The medical marijuana industry is proposing a massive minority contracting and hiring program to woo legislators to keep their weed firms in business.
They worry as lawmakers decide between two proposals to legalize recreational use of marijuana.
“Our bill is deficient,” said Assemblyman Joe Lentol (D-Brooklyn). “It doesn’t consult the medical marijuana experts. We need to give credit to those people who know the business.”
The concern of medical marijuana practitioners is that full-scale legalization will siphon away patients who currently need a prescription to get cannabis.
In order to stay in play, the New York Medical Cannabis Industry Association is proposing an “inclusive legalization program” that promotes economic opportunity. It’s offering $25 million in zero-interest loans to minority and women business entrepreneurs, $500 million for infrastructure development and $1 million in community grant funds.
Data estimates 1.5 million recreational users will demand almost 638,000 pounds of marijuana per year. NYMCIA pledged a free online job training program dedicated to creating 10,000 jobs to meet this demand.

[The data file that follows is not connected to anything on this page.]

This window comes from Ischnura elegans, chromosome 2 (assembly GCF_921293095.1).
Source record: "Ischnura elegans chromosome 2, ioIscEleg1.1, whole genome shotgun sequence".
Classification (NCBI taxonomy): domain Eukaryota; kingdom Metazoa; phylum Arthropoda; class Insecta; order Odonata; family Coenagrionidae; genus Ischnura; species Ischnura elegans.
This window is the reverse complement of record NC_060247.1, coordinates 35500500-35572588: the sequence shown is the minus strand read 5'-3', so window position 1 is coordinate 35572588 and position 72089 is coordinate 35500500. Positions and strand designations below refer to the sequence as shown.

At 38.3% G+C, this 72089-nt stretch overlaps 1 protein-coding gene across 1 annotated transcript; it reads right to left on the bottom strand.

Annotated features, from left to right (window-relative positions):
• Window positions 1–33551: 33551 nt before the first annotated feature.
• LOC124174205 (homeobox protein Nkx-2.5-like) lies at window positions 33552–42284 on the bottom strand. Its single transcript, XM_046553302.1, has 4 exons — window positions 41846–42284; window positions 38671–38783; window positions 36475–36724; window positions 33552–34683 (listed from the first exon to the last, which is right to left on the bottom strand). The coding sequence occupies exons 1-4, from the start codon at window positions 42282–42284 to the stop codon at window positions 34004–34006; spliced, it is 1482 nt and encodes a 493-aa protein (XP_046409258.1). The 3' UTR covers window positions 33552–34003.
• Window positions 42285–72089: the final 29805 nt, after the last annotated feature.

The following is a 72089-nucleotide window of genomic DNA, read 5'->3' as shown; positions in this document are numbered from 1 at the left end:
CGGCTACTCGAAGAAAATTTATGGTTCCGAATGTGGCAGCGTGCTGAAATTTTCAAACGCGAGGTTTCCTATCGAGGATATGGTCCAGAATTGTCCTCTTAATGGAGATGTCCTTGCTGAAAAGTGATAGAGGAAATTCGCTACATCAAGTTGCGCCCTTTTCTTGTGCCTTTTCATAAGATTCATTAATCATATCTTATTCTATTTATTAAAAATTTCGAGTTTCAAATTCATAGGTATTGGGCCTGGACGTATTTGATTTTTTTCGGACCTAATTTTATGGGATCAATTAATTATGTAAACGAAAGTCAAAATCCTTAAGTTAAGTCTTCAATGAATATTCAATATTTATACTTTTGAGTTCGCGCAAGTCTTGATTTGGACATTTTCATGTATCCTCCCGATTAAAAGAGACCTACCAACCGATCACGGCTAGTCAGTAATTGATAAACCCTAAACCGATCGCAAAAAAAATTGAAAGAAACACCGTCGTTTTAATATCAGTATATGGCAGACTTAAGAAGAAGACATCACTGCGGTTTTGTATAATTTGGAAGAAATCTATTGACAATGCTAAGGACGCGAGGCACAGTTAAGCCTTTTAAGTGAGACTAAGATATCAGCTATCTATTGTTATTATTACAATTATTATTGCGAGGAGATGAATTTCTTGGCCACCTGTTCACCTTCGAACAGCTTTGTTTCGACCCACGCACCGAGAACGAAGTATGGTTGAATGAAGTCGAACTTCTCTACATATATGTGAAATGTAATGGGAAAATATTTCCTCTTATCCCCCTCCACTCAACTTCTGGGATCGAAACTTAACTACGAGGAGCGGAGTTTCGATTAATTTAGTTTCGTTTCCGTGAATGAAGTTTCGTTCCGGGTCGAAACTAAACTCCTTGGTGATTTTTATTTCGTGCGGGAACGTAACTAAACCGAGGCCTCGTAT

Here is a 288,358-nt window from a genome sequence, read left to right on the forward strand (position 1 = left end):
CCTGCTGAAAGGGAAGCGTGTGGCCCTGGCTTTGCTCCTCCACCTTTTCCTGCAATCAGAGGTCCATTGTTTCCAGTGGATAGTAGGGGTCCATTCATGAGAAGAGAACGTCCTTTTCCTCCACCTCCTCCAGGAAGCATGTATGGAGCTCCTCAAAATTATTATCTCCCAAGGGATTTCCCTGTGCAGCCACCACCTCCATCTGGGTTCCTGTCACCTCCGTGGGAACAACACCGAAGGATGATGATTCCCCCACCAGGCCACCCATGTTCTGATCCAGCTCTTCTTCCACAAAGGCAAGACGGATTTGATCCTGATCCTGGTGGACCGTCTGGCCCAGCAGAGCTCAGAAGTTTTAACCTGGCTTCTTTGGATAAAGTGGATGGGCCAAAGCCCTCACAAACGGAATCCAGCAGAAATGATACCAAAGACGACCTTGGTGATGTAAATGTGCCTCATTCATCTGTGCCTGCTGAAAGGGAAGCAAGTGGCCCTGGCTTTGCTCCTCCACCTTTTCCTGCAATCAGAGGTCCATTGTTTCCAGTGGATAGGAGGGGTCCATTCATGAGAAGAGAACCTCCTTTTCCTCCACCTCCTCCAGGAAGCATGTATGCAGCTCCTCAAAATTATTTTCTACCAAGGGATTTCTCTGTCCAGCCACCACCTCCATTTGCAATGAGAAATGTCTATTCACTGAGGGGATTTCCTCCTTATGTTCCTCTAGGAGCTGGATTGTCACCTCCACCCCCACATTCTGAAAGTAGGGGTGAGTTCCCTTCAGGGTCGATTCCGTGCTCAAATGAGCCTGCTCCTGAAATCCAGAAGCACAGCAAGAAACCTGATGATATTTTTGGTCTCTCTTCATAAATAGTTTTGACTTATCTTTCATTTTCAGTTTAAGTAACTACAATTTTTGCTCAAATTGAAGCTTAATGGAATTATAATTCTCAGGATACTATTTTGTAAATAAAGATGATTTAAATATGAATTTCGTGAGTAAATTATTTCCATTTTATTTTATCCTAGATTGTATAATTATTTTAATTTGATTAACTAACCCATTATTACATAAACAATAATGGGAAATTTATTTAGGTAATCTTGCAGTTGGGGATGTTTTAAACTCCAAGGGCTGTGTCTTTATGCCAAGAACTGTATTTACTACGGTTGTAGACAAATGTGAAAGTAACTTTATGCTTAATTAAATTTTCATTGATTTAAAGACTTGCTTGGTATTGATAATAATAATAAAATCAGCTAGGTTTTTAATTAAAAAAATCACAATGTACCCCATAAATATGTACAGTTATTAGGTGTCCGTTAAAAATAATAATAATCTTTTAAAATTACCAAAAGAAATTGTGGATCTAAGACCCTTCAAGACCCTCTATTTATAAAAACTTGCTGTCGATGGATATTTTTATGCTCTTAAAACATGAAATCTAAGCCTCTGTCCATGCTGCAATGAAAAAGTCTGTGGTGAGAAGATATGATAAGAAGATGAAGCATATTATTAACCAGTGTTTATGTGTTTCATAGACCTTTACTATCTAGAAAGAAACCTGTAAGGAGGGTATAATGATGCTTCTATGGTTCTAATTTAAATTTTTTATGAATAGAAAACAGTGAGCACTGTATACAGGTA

Sen. Diane Savino (D-Brooklyn) championed the group’s offer.
“The fact is, this is an expensive industry to get into because it’s still illegal on the federal level. It’s an industry dominated by investment, which is a barrier.”
Other lawmakers, including Speaker Carl Heastie, have concerns that big companies will shut out minority populations that have been negatively impacted by the criminal justice system.
“It’s a complicated business, you learn by doing it,” Savino added. “It’s a very important step to show how serious they are and want to help.”
Nearly 100,000 New York patients rely on treatment from medical marijuana. It’s ingested via tablets or oils to be vaped but cannot be smoked.
Thirty three states, including Washington, DC, have legalized medical pot.
Savino said the policy talks are ongoing, and details aren’t set in stone yet.